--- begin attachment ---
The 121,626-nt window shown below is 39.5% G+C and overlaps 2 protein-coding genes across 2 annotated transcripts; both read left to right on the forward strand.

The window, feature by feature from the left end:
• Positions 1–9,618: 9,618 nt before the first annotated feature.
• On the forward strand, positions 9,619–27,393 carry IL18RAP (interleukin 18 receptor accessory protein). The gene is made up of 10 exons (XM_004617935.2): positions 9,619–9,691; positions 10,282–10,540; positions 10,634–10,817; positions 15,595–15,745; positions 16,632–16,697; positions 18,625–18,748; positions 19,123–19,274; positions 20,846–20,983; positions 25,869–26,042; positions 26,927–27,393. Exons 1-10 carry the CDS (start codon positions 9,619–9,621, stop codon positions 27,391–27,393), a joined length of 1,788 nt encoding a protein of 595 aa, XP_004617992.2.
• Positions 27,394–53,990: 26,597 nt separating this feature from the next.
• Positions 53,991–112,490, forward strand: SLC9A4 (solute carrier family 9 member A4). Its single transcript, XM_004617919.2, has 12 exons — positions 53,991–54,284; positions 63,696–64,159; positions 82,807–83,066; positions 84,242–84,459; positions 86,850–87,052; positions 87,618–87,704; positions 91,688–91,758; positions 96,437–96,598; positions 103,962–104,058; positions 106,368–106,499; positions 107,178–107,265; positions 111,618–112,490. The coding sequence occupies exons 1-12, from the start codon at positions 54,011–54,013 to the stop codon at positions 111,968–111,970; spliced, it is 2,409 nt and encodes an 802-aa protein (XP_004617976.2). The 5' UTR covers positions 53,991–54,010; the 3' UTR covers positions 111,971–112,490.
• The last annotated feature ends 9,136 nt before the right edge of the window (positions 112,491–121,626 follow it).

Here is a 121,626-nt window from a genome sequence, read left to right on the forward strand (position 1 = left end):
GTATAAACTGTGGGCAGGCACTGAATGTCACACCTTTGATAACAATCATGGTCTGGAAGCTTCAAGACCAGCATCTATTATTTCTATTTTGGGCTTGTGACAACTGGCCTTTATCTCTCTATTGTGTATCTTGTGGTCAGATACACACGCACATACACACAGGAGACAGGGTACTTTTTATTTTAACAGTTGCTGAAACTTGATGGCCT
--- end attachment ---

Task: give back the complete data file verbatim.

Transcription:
The 121,626-nt window shown below is 39.5% G+C and overlaps 2 protein-coding genes across 2 annotated transcripts; both read left to right on the forward strand.

The window, feature by feature from the left end:
• Positions 1–9,618: 9,618 nt before the first annotated feature.
• On the forward strand, positions 9,619–27,393 carry IL18RAP (interleukin 18 receptor accessory protein). The gene is made up of 10 exons (XM_004617935.2): positions 9,619–9,691; positions 10,282–10,540; positions 10,634–10,817; positions 15,595–15,745; positions 16,632–16,697; positions 18,625–18,748; positions 19,123–19,274; positions 20,846–20,983; positions 25,869–26,042; positions 26,927–27,393. Exons 1-10 carry the CDS (start codon positions 9,619–9,621, stop codon positions 27,391–27,393), a joined length of 1,788 nt encoding a protein of 595 aa, XP_004617992.2.
• Positions 27,394–53,990: 26,597 nt separating this feature from the next.
• Positions 53,991–112,490, forward strand: SLC9A4 (solute carrier family 9 member A4). Its single transcript, XM_004617919.2, has 12 exons — positions 53,991–54,284; positions 63,696–64,159; positions 82,807–83,066; positions 84,242–84,459; positions 86,850–87,052; positions 87,618–87,704; positions 91,688–91,758; positions 96,437–96,598; positions 103,962–104,058; positions 106,368–106,499; positions 107,178–107,265; positions 111,618–112,490. The coding sequence occupies exons 1-12, from the start codon at positions 54,011–54,013 to the stop codon at positions 111,968–111,970; spliced, it is 2,409 nt and encodes an 802-aa protein (XP_004617976.2). The 5' UTR covers positions 53,991–54,010; the 3' UTR covers positions 111,971–112,490.
• The last annotated feature ends 9,136 nt before the right edge of the window (positions 112,491–121,626 follow it).

Here is a 121,626-nt window from a genome sequence, read left to right on the forward strand (position 1 = left end):
GTATAAACTGTGGGCAGGCACTGAATGTCACACCTTTGATAACAATCATGGTCTGGAAGCTTCAAGACCAGCATCTATTATTTCTATTTTGGGCTTGTGACAACTGGCCTTTATCTCTCTATTGTGTATCTTGTGGTCAGATACACACGCACATACACACAGGAGACAGGGTACTTTTTATTTTAACAGTTGCTGAAACTTGATGGCCT